My 10 year old brain was a crucible of ideas and a lot of things came together for me either at just the right time, or just the right way.

Astronomy lead to an interest in Greek Myths which lead to an interest in Dungeons and Dragons which led to reading more myths and their contemporary guise, religion.

None of these "caused" my atheism, they just gave me words to better describe what I was seeing all around me every day.  There is no God. Never had been.  And I am OK with that.

Saturday, March 17, 2012

A Week

This upcoming week, March 18-24, is "A Week".

I'll have to find something to talk about.

Friday, March 16, 2012

Evil Little Things

Kids today have it hard.

My sons have more homework in grade school than I ever recall having.  There are so many clubs, cliques and activities it is hard to keep up.

Now add on top of that being an atheist.

I don't have to guess, I know a couple.  Jessica Ahlquist currently at Cranston High School and Damon Fowler, formerly of Balstrop High School.  Both of these brave kids sued their schools.  Jessica for a prayer banner in her school and Damon for a school-led prayer at graduation.

They both did the right thing, and of course suffered for it.

Jessica was called an "evil little thing" by RI State Rep Peter Palumbo. Damon was disowned by his family (more or less, his older brother is helping him) and called horrible things by his former teachers.  Of course in every case the adults look like fools and as adults we can mock them, deride them and point out their ignorance and general lack of understanding.

The kids though are still hurt by the remarks.
I have had the chance to become Facebook friends with both of this young people.  If for no other reason to offer my support.  Others have come through with more than just words, they have set up scholarships for them.  Both have been brave, but they are hurt like kids will be when they are bullied.  Make no mistake, the adults were bad in this, but the other kids were much, much worse.

I never had it rough.
Sure I was, what I thought, the only atheist in my high school, though now I know that is incorrect.  But no one ever really treated me different. I made no attempt to hide what I felt.  When religion was talked about or mentioned I usually had a comment or two.  I never felt oppressed.

Sometimes I do wonder what it would have been like to have been more open about what I believed in. To do the things that Jessica and Damon did.  Hard to say really.  It was a different world back then.  The big monster under the bed was not people of other religions, it was still people of different color, or sexual orientation, or even the Soviets still.  Maybe because in the world of Ronnie Reagan people didn't think atheists existed.  Maybe that is a thought for another time.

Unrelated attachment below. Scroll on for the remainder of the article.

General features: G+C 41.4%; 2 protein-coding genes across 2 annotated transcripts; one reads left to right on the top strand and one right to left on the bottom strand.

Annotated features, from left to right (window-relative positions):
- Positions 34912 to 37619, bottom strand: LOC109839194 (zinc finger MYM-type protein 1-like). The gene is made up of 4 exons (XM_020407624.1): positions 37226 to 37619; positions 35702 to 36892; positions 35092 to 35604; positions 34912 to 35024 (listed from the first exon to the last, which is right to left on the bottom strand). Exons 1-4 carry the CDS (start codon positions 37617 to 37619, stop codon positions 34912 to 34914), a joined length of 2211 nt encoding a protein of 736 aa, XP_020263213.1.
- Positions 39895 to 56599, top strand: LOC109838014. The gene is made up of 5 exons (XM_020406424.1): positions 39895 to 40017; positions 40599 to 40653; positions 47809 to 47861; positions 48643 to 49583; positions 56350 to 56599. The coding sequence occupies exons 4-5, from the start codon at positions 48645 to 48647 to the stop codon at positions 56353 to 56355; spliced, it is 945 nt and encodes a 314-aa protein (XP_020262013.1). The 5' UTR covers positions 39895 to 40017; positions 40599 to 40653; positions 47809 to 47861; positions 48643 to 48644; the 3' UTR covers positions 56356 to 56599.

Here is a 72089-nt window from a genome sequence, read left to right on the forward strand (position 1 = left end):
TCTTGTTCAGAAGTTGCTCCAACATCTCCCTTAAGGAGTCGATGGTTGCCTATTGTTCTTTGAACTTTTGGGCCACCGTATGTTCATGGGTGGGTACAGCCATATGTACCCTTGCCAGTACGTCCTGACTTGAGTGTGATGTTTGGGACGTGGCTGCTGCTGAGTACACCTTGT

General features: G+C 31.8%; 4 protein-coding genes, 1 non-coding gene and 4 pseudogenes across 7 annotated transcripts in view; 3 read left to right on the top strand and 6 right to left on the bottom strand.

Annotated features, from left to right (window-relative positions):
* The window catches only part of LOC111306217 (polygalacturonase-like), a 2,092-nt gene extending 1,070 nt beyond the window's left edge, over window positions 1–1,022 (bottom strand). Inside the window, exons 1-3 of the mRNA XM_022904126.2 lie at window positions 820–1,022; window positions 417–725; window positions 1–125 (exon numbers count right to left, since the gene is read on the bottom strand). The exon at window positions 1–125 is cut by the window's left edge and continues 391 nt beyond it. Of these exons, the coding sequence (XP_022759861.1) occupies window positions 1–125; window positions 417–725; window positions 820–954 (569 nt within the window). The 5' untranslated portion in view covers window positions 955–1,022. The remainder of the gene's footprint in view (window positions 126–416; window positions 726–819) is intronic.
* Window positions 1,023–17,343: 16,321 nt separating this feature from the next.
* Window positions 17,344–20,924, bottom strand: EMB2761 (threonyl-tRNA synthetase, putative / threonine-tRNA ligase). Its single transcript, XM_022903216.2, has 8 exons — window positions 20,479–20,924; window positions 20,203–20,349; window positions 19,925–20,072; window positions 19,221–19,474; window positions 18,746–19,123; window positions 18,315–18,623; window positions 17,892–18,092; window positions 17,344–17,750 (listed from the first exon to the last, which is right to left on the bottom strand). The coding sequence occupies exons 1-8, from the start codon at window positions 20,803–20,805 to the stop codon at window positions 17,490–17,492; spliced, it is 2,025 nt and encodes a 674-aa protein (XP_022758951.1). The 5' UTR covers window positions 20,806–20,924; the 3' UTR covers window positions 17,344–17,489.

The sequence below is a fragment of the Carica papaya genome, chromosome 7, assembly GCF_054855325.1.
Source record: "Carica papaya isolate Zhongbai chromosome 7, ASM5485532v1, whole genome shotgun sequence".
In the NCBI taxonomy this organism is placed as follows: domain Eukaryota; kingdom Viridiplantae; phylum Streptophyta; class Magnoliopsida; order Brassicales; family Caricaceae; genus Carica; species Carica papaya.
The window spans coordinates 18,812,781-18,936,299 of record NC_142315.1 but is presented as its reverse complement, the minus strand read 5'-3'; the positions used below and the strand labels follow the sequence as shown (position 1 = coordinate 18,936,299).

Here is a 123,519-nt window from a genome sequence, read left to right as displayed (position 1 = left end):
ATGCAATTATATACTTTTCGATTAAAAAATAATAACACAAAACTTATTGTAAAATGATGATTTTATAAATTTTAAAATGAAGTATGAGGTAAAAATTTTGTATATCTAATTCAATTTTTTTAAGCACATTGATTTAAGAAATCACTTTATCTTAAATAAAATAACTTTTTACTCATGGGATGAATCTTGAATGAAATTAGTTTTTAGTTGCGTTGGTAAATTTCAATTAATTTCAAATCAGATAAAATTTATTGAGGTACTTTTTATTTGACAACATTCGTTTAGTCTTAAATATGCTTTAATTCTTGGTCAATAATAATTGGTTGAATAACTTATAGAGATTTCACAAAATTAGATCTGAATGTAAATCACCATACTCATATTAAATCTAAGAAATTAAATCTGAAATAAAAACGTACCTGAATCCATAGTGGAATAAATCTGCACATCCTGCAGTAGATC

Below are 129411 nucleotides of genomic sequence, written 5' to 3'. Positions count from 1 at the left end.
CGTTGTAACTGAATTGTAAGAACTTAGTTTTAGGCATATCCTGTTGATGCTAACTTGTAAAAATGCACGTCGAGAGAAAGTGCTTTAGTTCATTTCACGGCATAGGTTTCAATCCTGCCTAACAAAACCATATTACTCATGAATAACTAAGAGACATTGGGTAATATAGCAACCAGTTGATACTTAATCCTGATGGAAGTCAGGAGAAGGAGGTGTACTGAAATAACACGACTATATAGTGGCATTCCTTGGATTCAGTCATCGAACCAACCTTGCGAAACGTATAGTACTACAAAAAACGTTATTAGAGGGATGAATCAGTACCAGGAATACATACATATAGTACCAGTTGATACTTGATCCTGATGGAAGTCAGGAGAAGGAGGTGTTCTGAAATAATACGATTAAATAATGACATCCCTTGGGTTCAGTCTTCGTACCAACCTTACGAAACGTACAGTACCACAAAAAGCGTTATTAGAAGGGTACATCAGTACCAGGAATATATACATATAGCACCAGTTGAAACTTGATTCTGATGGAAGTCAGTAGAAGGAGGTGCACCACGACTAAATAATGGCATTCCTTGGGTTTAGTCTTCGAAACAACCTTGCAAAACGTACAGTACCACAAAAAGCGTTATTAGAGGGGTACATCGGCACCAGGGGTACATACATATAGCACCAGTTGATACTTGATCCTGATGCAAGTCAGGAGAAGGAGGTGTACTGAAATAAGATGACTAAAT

To the Damons and Jessicas that are and the Tim that just didn't quite get there, keep your head up kids, one day you will own the future.

Thursday, March 15, 2012

What is "The Freedom of Nonbelief"?

This blog comes from a thought I had after reading one of Richard Dawkins recent books, most likely The God Delusion.  I was reading this and making the logic steps of when one doesn't believe in one magical thing, the others are very easy to dismiss as well.

This was something I had done naturally at age 10 when I "became" an atheist, but it was still refreshing to read it.  I recall putting the book down and thinking to myself that being an atheist was rather freeing.
There was so much non-sense I could easily dismiss.  Though I deeper reflection I realized that of course that means I had to think everything through.  Sure there are logical leaps that could be made, but I didn't want to always rely on them.  After all, I get mad at the faithful for their adherence to a priori conclusions.

So yes.  Being a skeptic and an atheist is actually a lot of hard work.  You need to ask the questions others won't ask or are too afraid to ask.  You need to be able weigh data and arguments very carefully.  And as a skeptic you need to be willing to say "I was wrong" and find something that fits the data better (and not the otherway around like the faithful do).

Being an atheist is hard work.  But it is also freeing to know your mind and your conclusions are your own.
Not dogma.
Not some Bronze Age set of rules.
Not superstition.

Just freedom of thought.
The Freedom of Nonbelief.

Design, when you know what your are doing...

Progress is moving along here at TFoNB.
The differences between this blog and my other blog, The Other Side, will be numerous, but there is one that is the most important.

This time I know what I am doing.

The Other Side has been, and will continue to be, a great learning experience for me.
This blog though benefits from all those years and posts so that I get started off right away with a vision in mind and the ability to make it happen.

I am hoping that in the future both blogs will help each other, even if I don't seem much if any overlap between them.

Wednesday, March 14, 2012

Something new

This is a new endeavor of mine.

This is going to be a blog based on my thoughts of on atheism, theism and the culture I have found myself in during the 21st century of the most powerful country on the planet.

More to come soon.